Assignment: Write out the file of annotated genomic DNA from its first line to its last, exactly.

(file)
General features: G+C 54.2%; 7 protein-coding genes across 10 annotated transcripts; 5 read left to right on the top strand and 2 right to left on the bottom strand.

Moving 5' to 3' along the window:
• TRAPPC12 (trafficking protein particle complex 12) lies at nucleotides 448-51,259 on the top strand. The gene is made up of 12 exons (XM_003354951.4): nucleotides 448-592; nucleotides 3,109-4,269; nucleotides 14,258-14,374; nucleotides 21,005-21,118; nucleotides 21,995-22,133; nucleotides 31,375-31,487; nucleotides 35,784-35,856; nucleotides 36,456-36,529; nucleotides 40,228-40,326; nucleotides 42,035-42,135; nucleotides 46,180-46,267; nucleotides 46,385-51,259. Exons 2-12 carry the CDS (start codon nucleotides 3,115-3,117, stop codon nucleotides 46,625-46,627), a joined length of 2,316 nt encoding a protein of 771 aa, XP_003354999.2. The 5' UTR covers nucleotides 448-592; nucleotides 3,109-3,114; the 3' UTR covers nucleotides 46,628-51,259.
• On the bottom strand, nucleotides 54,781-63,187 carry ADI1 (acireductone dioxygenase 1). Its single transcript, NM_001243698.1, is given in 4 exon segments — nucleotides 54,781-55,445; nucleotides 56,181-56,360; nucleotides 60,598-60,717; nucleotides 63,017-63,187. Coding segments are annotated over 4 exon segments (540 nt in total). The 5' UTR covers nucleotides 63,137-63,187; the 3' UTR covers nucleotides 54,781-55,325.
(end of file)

General features: G+C 54.2%; 7 protein-coding genes across 10 annotated transcripts; 5 read left to right on the top strand and 2 right to left on the bottom strand.

Moving 5' to 3' along the window:
• TRAPPC12 (trafficking protein particle complex 12) lies at nucleotides 448-51,259 on the top strand. The gene is made up of 12 exons (XM_003354951.4): nucleotides 448-592; nucleotides 3,109-4,269; nucleotides 14,258-14,374; nucleotides 21,005-21,118; nucleotides 21,995-22,133; nucleotides 31,375-31,487; nucleotides 35,784-35,856; nucleotides 36,456-36,529; nucleotides 40,228-40,326; nucleotides 42,035-42,135; nucleotides 46,180-46,267; nucleotides 46,385-51,259. Exons 2-12 carry the CDS (start codon nucleotides 3,115-3,117, stop codon nucleotides 46,625-46,627), a joined length of 2,316 nt encoding a protein of 771 aa, XP_003354999.2. The 5' UTR covers nucleotides 448-592; nucleotides 3,109-3,114; the 3' UTR covers nucleotides 46,628-51,259.
• On the bottom strand, nucleotides 54,781-63,187 carry ADI1 (acireductone dioxygenase 1). Its single transcript, NM_001243698.1, is given in 4 exon segments — nucleotides 54,781-55,445; nucleotides 56,181-56,360; nucleotides 60,598-60,717; nucleotides 63,017-63,187. Coding segments are annotated over 4 exon segments (540 nt in total). The 5' UTR covers nucleotides 63,137-63,187; the 3' UTR covers nucleotides 54,781-55,325.